This week’s chart of the week takes a closer look at the CBOE volatility index (“VIX”) and the German implied volatility index (“VDAX”) in light of recent geopolitical events. Volatility indices are often described as “fear indices” that tend to increase with market uncertainty. As uncertainty increases, investors typically prefer the safety of U.S. Treasuries, driving up bond prices and pushing yields lower.
• On August, 1st, President Obama announced sanctions on Russia; VIX and VDAX reached their highest levels in more than five months over concern of Russian retaliation.
• On August, 7th, President Obama authorized a targeted strike against Iraq; triggering the VDAX to reach the highest level of the year as concern over global equity markets lead investors to push the 10-Year Treasury yield to 2.43%.
• Finally, August, 15th marked the fall of the 10 Year-U.S. Treasury yield to the lowest in 14 months at 2.34%, due in part to the global tension in Ukraine and conflict in the Middle East.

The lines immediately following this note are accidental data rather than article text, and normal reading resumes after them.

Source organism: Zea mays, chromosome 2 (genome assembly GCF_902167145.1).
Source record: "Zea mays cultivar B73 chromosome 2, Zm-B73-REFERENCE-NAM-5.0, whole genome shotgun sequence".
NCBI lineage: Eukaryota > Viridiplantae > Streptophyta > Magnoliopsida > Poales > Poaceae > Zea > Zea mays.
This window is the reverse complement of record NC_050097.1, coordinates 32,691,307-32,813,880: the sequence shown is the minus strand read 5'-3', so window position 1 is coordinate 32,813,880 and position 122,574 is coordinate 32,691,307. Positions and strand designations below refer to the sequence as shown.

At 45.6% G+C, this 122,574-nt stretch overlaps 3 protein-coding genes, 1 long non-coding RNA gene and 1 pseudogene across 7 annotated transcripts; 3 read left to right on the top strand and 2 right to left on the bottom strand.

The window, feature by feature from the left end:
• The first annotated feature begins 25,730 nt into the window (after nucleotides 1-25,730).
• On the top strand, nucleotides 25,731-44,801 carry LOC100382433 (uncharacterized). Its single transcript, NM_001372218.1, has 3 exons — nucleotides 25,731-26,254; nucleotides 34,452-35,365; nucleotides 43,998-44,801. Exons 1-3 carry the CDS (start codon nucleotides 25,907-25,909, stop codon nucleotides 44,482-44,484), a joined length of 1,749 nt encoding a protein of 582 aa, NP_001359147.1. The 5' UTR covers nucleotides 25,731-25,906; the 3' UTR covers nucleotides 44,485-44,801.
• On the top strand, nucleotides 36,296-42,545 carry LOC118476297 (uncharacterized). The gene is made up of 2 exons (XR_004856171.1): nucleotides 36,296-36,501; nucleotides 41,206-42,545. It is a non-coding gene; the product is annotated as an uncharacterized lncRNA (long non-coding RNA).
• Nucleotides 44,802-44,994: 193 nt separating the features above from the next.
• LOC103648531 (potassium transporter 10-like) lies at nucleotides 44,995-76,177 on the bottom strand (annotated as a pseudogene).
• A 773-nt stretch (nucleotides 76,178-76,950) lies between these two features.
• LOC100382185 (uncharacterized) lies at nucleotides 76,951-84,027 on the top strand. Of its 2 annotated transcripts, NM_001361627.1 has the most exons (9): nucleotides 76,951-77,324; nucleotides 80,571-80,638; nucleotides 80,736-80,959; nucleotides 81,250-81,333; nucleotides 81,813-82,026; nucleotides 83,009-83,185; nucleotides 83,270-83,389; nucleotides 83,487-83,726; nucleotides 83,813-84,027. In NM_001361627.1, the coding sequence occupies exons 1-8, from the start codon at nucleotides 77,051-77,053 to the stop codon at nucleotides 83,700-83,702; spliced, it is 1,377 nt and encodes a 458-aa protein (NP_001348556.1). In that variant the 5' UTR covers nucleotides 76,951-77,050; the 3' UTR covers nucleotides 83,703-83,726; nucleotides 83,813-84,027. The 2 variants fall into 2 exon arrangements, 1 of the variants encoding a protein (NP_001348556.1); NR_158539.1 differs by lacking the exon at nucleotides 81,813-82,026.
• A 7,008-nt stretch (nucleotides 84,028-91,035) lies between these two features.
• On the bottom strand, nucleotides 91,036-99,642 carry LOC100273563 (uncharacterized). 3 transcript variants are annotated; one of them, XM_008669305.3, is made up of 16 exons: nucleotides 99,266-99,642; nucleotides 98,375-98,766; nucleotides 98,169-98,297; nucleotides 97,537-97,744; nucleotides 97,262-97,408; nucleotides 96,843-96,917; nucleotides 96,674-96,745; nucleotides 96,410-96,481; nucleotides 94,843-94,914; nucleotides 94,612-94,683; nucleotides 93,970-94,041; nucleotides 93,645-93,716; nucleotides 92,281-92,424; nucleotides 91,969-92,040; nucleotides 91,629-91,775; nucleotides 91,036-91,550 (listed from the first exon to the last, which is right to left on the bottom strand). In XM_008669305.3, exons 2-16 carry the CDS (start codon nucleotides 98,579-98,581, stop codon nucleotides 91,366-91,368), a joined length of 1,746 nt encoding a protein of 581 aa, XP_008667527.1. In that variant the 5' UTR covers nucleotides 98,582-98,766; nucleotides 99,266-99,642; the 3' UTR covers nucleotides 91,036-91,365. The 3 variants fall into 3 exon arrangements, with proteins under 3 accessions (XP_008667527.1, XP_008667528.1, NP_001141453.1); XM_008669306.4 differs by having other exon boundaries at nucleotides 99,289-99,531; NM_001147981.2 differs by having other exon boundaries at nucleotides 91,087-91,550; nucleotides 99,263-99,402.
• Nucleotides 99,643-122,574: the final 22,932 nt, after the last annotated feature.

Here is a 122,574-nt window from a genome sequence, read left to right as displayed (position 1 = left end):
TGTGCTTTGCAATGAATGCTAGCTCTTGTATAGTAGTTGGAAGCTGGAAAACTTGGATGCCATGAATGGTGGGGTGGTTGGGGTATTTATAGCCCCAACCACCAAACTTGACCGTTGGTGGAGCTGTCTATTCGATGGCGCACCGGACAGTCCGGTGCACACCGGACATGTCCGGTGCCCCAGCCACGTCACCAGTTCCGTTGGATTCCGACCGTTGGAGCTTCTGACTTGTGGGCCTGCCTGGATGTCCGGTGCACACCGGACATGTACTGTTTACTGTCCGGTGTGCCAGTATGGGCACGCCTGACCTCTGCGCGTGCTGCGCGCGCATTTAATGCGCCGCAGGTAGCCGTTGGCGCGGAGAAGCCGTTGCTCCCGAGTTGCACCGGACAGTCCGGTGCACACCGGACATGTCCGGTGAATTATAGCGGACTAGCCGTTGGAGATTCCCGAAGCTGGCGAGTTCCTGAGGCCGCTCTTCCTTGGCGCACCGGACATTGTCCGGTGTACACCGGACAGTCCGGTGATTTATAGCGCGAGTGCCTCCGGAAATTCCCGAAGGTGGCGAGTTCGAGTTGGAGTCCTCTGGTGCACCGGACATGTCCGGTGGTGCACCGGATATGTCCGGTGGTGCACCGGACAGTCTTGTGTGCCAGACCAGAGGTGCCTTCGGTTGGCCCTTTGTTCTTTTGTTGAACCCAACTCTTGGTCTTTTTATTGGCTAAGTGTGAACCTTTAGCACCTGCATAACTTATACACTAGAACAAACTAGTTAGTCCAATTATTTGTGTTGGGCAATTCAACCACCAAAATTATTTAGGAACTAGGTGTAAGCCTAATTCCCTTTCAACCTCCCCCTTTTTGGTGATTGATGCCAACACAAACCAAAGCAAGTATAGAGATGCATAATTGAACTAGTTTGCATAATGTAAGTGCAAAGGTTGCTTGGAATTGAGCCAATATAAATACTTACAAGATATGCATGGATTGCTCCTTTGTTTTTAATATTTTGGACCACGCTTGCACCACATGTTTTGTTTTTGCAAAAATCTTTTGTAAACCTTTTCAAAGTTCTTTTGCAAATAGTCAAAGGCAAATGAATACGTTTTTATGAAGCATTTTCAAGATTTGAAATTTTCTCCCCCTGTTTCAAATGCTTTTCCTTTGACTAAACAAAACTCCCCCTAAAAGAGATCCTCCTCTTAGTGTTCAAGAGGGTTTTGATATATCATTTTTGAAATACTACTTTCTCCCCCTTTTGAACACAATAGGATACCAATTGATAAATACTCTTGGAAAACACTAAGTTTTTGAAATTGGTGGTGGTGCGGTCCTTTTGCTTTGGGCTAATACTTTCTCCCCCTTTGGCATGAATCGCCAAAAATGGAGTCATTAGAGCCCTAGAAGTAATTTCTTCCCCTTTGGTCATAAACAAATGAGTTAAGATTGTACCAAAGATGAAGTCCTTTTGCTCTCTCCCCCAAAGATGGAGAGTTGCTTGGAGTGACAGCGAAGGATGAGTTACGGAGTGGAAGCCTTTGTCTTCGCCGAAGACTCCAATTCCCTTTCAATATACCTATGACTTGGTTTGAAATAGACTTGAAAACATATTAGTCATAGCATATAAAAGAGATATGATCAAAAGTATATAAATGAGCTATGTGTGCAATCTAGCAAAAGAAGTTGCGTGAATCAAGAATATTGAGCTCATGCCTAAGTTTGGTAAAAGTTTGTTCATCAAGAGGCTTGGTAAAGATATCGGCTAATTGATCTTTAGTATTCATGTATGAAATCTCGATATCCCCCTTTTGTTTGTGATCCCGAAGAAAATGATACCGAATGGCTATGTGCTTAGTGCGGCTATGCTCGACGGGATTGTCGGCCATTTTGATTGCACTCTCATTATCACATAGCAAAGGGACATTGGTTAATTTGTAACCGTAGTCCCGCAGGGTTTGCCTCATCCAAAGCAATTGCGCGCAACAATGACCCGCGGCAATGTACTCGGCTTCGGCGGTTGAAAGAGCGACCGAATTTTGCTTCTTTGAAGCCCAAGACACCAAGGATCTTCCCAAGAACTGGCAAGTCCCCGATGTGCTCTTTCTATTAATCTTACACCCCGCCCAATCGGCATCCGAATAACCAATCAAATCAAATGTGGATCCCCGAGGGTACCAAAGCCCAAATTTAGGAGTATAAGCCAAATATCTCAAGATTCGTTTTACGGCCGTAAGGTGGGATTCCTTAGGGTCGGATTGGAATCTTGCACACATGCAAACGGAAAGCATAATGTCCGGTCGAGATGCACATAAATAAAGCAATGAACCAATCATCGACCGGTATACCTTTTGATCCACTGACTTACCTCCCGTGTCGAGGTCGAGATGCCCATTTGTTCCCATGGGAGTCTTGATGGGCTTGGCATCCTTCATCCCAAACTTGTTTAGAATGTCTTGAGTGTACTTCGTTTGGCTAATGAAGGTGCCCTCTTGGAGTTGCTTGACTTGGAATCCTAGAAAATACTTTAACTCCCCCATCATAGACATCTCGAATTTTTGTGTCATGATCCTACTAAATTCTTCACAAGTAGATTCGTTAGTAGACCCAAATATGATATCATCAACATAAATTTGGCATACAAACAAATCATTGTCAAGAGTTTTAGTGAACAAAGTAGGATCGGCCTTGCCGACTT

After spiking in early August on geopolitical worries, the VIX has returned to more normal levels seen throughout most of the year. However, with many of the geopolitical hotspots right on Germany’s doorstep, German market volatility has remained elevated. While U.S. investors may have put the latest crisis behind them, it is worth noting that markets closer to the epicenter of the conflict are not as sanguine.
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